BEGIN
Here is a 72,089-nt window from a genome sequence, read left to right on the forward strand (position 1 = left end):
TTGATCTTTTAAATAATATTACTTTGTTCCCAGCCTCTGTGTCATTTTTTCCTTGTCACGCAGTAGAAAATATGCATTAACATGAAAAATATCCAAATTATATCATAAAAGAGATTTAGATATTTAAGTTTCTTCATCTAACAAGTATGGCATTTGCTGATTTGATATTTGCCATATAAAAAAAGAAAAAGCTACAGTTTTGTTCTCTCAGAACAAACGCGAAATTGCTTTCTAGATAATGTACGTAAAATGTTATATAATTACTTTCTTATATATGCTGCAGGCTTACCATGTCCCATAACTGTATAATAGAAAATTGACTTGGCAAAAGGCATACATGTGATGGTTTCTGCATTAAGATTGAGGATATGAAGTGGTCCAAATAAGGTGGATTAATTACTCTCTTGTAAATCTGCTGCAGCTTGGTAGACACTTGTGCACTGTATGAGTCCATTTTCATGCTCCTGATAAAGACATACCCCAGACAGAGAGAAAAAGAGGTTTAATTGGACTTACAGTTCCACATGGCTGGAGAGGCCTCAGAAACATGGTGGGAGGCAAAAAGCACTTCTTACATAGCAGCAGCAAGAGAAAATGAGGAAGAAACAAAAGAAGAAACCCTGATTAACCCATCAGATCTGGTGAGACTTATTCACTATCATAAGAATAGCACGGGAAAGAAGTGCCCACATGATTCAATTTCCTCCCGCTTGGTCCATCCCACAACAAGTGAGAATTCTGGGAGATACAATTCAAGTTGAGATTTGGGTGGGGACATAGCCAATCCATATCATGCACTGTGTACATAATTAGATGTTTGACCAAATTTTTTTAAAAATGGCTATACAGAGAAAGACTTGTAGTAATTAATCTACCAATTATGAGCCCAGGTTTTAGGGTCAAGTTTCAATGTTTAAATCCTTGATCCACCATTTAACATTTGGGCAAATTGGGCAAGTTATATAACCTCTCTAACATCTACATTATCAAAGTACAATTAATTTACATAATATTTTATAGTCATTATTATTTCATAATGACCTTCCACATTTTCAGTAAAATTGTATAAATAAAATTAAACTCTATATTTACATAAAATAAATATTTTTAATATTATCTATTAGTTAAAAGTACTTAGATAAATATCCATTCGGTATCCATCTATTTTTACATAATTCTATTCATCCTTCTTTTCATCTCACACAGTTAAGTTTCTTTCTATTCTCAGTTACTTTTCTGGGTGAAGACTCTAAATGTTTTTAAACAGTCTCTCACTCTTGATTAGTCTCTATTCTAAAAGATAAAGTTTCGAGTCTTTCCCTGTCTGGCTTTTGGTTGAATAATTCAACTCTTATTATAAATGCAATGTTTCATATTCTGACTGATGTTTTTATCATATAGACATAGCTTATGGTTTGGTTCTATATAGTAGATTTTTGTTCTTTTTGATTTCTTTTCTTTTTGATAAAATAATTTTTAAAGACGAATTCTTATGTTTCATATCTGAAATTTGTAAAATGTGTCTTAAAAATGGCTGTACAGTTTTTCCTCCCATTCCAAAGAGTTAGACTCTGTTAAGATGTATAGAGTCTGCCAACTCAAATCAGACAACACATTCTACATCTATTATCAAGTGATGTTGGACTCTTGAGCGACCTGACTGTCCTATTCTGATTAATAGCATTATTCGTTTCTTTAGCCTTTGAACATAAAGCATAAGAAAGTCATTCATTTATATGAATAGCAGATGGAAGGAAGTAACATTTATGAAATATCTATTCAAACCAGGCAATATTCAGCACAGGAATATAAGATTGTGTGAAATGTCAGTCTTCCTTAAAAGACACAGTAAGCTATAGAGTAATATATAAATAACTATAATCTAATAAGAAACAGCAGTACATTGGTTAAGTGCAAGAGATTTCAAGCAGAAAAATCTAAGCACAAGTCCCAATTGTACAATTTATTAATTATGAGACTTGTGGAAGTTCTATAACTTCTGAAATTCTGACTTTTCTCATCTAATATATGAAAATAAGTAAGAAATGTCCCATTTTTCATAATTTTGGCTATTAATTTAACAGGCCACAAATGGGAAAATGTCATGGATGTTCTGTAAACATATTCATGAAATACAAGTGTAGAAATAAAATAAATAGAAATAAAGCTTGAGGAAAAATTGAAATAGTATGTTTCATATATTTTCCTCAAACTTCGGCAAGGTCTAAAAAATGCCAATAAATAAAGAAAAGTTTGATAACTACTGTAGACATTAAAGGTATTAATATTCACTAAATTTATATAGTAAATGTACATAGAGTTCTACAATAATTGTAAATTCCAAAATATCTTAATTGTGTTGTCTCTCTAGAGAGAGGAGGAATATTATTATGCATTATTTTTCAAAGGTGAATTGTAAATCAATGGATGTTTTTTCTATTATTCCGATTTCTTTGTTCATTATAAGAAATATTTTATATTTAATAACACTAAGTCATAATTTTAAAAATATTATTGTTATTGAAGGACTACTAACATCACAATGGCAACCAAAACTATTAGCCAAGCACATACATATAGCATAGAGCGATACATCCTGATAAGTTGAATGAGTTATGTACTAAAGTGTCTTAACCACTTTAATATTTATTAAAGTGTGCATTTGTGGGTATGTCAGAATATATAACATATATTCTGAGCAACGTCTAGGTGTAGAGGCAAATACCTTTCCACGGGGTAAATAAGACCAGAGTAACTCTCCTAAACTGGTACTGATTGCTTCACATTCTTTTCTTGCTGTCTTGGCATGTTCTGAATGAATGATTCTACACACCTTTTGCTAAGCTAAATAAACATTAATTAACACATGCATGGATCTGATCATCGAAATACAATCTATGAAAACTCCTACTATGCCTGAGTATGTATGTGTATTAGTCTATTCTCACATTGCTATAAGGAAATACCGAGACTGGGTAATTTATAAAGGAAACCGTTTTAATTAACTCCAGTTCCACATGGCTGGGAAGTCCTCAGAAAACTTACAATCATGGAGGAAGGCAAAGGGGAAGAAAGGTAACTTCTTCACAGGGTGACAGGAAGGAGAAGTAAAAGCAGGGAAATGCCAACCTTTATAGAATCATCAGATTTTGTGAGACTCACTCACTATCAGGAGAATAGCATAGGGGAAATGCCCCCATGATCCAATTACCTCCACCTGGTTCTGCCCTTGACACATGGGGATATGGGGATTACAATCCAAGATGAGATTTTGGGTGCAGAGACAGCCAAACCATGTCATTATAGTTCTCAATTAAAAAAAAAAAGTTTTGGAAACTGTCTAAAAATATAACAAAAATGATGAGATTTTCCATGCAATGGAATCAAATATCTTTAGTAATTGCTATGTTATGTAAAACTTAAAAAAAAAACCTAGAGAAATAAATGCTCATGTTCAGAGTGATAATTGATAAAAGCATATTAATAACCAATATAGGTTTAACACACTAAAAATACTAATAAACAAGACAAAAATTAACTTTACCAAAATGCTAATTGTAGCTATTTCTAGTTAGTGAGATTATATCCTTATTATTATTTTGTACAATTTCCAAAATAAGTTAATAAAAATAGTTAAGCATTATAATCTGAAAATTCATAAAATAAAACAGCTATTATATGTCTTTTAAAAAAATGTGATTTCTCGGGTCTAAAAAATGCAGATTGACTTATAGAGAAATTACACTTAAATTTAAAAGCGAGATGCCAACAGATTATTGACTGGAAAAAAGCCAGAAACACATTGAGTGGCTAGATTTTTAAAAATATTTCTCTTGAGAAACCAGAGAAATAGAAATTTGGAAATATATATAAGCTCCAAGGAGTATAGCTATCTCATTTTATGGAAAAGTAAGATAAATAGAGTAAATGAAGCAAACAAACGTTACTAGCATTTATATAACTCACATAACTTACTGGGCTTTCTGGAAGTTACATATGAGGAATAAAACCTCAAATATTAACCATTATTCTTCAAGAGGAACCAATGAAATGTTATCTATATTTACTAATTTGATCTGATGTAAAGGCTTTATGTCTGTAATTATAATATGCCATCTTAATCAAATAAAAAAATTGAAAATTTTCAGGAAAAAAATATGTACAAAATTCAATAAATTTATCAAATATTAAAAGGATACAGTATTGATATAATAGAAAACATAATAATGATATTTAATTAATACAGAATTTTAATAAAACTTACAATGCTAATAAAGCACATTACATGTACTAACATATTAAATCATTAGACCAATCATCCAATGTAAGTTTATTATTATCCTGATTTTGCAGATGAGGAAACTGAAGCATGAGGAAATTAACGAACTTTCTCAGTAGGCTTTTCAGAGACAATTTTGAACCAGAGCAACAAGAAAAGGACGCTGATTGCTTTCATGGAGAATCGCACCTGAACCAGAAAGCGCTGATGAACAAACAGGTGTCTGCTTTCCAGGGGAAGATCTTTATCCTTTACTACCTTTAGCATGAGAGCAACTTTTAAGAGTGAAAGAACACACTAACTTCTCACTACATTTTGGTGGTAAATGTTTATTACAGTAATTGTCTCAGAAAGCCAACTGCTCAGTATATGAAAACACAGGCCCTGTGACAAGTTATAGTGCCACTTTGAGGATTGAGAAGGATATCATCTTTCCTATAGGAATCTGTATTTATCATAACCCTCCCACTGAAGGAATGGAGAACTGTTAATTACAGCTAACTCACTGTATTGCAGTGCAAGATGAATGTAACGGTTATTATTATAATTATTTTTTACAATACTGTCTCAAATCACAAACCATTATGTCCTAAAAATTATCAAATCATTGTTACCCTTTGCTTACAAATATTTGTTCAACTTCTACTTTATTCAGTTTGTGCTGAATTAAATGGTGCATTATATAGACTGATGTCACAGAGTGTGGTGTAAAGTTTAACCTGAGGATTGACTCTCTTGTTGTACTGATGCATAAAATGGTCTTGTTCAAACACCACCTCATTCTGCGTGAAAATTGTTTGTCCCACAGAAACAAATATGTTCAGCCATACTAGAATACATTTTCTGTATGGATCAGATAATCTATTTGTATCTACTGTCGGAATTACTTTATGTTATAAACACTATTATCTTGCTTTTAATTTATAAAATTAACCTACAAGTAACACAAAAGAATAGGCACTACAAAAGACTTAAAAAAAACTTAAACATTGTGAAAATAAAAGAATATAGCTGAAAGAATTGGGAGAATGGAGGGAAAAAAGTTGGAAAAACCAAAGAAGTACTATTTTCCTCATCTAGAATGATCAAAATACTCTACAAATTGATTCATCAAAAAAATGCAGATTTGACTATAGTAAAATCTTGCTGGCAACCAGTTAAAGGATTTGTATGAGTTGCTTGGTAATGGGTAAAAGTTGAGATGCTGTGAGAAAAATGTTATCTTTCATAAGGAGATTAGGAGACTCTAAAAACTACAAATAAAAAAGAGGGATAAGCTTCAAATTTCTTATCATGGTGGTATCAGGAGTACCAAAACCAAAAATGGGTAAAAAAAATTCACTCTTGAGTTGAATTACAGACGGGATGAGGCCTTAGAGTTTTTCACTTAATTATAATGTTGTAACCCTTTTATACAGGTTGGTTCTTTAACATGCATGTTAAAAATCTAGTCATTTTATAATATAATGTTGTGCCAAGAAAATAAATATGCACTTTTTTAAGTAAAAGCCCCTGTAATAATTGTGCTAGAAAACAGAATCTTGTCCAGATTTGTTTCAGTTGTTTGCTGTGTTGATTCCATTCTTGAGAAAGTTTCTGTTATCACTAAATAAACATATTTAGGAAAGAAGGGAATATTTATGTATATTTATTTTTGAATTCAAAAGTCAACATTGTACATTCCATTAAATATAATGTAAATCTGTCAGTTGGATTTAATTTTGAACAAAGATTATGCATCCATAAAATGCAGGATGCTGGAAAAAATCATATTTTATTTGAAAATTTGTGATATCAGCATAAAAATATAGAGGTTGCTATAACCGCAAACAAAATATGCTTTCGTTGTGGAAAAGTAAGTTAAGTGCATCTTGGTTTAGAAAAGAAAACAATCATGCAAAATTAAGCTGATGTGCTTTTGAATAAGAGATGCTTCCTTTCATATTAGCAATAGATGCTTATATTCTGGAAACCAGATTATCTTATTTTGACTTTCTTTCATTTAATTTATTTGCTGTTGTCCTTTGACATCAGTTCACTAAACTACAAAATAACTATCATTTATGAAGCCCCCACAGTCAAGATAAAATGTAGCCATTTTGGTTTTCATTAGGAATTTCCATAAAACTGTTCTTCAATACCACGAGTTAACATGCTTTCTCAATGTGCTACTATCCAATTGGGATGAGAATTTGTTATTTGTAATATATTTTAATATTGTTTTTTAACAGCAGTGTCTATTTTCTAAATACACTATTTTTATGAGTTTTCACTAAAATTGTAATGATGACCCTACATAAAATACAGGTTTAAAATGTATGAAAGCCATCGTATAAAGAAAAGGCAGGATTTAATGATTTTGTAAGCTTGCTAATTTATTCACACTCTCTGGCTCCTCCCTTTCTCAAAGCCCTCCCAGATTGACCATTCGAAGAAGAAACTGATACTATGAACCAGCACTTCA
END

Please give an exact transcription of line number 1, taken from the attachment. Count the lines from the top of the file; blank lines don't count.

Here is a 72,089-nt window from a genome sequence, read left to right on the forward strand (position 1 = left end):